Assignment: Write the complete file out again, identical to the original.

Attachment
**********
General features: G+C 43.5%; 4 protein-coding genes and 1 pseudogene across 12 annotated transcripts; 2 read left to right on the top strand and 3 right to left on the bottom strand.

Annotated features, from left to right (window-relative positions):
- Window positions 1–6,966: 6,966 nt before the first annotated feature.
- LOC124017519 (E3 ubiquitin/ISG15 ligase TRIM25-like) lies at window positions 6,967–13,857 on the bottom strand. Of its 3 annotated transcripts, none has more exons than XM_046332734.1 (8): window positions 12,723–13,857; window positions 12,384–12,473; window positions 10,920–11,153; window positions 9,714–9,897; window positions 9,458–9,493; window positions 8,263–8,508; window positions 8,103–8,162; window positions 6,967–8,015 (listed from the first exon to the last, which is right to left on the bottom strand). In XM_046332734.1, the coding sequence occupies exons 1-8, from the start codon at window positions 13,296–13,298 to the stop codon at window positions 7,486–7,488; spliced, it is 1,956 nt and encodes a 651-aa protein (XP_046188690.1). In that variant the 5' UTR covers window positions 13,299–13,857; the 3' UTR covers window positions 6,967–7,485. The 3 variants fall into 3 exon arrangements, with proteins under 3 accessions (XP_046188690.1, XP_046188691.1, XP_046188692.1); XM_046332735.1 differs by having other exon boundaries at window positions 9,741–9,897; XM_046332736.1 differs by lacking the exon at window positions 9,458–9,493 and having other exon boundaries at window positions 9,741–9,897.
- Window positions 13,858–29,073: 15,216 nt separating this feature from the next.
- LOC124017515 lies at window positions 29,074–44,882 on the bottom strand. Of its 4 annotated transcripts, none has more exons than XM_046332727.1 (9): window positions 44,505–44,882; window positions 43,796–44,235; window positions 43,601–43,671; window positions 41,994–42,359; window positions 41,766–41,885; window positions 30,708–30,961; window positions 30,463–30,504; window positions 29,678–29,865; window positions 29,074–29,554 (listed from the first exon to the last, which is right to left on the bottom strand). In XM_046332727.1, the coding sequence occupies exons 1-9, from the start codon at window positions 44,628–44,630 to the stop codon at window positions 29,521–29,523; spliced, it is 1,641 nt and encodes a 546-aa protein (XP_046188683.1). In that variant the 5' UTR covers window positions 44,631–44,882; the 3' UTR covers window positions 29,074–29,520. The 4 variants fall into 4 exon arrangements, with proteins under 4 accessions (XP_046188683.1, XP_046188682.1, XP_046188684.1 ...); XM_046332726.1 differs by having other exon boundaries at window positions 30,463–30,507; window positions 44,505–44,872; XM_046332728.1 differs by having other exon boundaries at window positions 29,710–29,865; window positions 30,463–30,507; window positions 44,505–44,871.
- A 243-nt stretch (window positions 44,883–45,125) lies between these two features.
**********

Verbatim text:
General features: G+C 43.5%; 4 protein-coding genes and 1 pseudogene across 12 annotated transcripts; 2 read left to right on the top strand and 3 right to left on the bottom strand.

Annotated features, from left to right (window-relative positions):
- Window positions 1–6,966: 6,966 nt before the first annotated feature.
- LOC124017519 (E3 ubiquitin/ISG15 ligase TRIM25-like) lies at window positions 6,967–13,857 on the bottom strand. Of its 3 annotated transcripts, none has more exons than XM_046332734.1 (8): window positions 12,723–13,857; window positions 12,384–12,473; window positions 10,920–11,153; window positions 9,714–9,897; window positions 9,458–9,493; window positions 8,263–8,508; window positions 8,103–8,162; window positions 6,967–8,015 (listed from the first exon to the last, which is right to left on the bottom strand). In XM_046332734.1, the coding sequence occupies exons 1-8, from the start codon at window positions 13,296–13,298 to the stop codon at window positions 7,486–7,488; spliced, it is 1,956 nt and encodes a 651-aa protein (XP_046188690.1). In that variant the 5' UTR covers window positions 13,299–13,857; the 3' UTR covers window positions 6,967–7,485. The 3 variants fall into 3 exon arrangements, with proteins under 3 accessions (XP_046188690.1, XP_046188691.1, XP_046188692.1); XM_046332735.1 differs by having other exon boundaries at window positions 9,741–9,897; XM_046332736.1 differs by lacking the exon at window positions 9,458–9,493 and having other exon boundaries at window positions 9,741–9,897.
- Window positions 13,858–29,073: 15,216 nt separating this feature from the next.
- LOC124017515 lies at window positions 29,074–44,882 on the bottom strand. Of its 4 annotated transcripts, none has more exons than XM_046332727.1 (9): window positions 44,505–44,882; window positions 43,796–44,235; window positions 43,601–43,671; window positions 41,994–42,359; window positions 41,766–41,885; window positions 30,708–30,961; window positions 30,463–30,504; window positions 29,678–29,865; window positions 29,074–29,554 (listed from the first exon to the last, which is right to left on the bottom strand). In XM_046332727.1, the coding sequence occupies exons 1-9, from the start codon at window positions 44,628–44,630 to the stop codon at window positions 29,521–29,523; spliced, it is 1,641 nt and encodes a 546-aa protein (XP_046188683.1). In that variant the 5' UTR covers window positions 44,631–44,882; the 3' UTR covers window positions 29,074–29,520. The 4 variants fall into 4 exon arrangements, with proteins under 4 accessions (XP_046188683.1, XP_046188682.1, XP_046188684.1 ...); XM_046332726.1 differs by having other exon boundaries at window positions 30,463–30,507; window positions 44,505–44,872; XM_046332728.1 differs by having other exon boundaries at window positions 29,710–29,865; window positions 30,463–30,507; window positions 44,505–44,871.
- A 243-nt stretch (window positions 44,883–45,125) lies between these two features.